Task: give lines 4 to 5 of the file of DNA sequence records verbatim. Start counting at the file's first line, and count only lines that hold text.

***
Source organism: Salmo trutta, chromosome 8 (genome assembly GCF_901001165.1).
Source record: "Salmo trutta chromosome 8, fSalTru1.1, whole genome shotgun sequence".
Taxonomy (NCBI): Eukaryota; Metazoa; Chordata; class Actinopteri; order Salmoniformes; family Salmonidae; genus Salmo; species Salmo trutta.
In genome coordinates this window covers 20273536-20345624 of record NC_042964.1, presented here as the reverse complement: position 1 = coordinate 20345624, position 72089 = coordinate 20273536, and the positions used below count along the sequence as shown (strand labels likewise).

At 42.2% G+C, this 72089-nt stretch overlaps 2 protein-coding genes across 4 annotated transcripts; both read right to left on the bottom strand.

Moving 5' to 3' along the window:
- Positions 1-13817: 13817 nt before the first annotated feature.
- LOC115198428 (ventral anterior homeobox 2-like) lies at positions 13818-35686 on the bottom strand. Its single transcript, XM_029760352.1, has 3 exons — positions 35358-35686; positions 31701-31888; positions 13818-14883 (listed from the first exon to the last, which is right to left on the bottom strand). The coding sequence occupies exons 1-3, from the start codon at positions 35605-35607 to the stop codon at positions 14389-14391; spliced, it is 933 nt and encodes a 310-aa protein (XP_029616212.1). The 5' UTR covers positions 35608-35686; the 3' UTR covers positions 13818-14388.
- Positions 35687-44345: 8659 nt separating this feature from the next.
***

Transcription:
In genome coordinates this window covers 20273536-20345624 of record NC_042964.1, presented here as the reverse complement: position 1 = coordinate 20345624, position 72089 = coordinate 20273536, and the positions used below count along the sequence as shown (strand labels likewise).

At 42.2% G+C, this 72089-nt stretch overlaps 2 protein-coding genes across 4 annotated transcripts; both read right to left on the bottom strand.